Mark Boardman is a successful artist and illustrator, whose painterly style is distinctive and captivating. He creates book covers, posters and other illustration for editorial.
Mark’s ability to capture an atmospheric, often melancholy, mood has kept him much in demand. He also continues to develop and exhibit his personal painting work.
Starting a career in illustration
Mark never had any doubts that he wanted to pursue a career in art, and he chose an illustration course at University College Falmouth.
"I learnt professional conduct, self-promotion and how to fill in a tax return form – absolutely essential."
“I was looking for a course that had a strong grounding in traditional teaching methods.
"Originally I was split between fine art and illustration, but ended up going with illustration so that I could get concrete instruction in the technical and business aspects of the art world.
“The course was definitely the best choice I could have made, but it's only relatively recently that I've decided that I wanted to favour illustration over pursuing my own personal work."
“What I learned on the course – professional conduct, self-promotion and how to fill in a tax return form – was absolutely essential and I wouldn't be where I am now without it.”
His career got off to a flying start when he won the D&AD New Blood Best Student Illustrator Award and was highlighted in the industry’s Creative Review magazine.
“I actually ended up selling a few paintings after the Creative Review feature. At the time I wasn't really sure whether to pursue fine art or illustration. So for a while I was convinced that the fine art route would be more suitable.”
Working as a freelance illustrator
Mark feels the key qualities for a freelance illustrator are, “dedication to your craft, the ability to work with a client to reach their goal. And enjoying your work without becoming too attached to artwork that you're not producing for yourself.”
He has always wanted to work for himself, “It's terrifying… but in a reallygood way. I want to feel like I'm always moving myself forward, that every effort I make improves my standing even by the smallest degree. I also get to play death metal really loud while working!”
“I'm starting a new promotional campaign at the moment which involves physical mail-outs, email and portfolio meetings with potential clients. I don't currently have an agent. I tried that avenue once and found that it didn't work for me, but it's something I'd like to look into in the future.”
“I'd really like to put out a small graphic novel as a promotional item. I'd also like to have another exhibition of my paintings. But I'm taking my time with my personal work at the moment, so it'll be a while.”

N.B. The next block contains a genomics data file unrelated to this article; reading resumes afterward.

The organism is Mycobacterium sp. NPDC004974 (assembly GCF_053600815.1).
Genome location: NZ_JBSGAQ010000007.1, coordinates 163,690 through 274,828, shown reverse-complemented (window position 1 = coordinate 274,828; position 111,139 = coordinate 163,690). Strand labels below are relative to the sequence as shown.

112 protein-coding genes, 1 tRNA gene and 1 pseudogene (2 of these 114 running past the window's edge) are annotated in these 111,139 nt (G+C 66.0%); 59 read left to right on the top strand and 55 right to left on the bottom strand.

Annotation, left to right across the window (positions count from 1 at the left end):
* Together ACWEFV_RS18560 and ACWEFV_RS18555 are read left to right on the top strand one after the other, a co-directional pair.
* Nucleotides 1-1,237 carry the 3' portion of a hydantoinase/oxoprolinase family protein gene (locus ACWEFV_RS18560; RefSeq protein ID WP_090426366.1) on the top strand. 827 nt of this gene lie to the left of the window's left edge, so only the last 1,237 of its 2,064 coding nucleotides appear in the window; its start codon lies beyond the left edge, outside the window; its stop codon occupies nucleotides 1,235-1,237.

Illustration work in paint and digital media
Working from his studio in Bristol with both digital and traditional media, Mark favours oils for personal work and Photoshop for illustration.
"Don't do any work for free under the promise of exposure."
“One of my favourite things in life is a great, painterly application of paint, and I try to keep that spontaneity in my digital work while not pretending that it's anything other than a digital piece.
“Though I have a lot of fun using it occasionally, I do have an issue with programs like Corel Painter, which tries to emulate how physical paint moves and acts in reality. I prefer digital art not to masquerade as real media, but to embrace the pros and cons of the medium.
“There are all sorts of things that can be done in Photoshop that cannot be done with physical paint, and vice versa. I like to work with lots of different layers, adding and removing bits and pieces and letting the image evolve naturally, something that would take an incredible amount of time if I had to wait for paint to dry in between each layer change.”
Getting inspired for illustration
“I find turn-of-the-last-century painters inspire me the most on a technical level. The skill displayed in every brush stroke in works by the painters John Singer Sargent or Anders Zorn blows my mind every time I go back to them.
“I really enjoy that way of painting: using economy of stroke to convey the most information in the simplest way possible. You only have to press your nose up against some of those pieces to see what the artist was thinking while they were painting.
“Re-imagining the covers of Dostoyevsky's works for a Penguin Classics line would be incredible. I've been reading a lot of Murakami lately too; I'd love to work on covers for his books.”
4 pieces of advice for a career in illustration
- Get a great, cohesive portfolio and send it to everyone.
- Contextualise everything in your portfolio – don’t leave its purpose to the potential client’s imagination.
- Talk to agencies about what they'd like to see, even if they're not necessarily going to recruit you.
Don't do any work for free under the promise of exposure.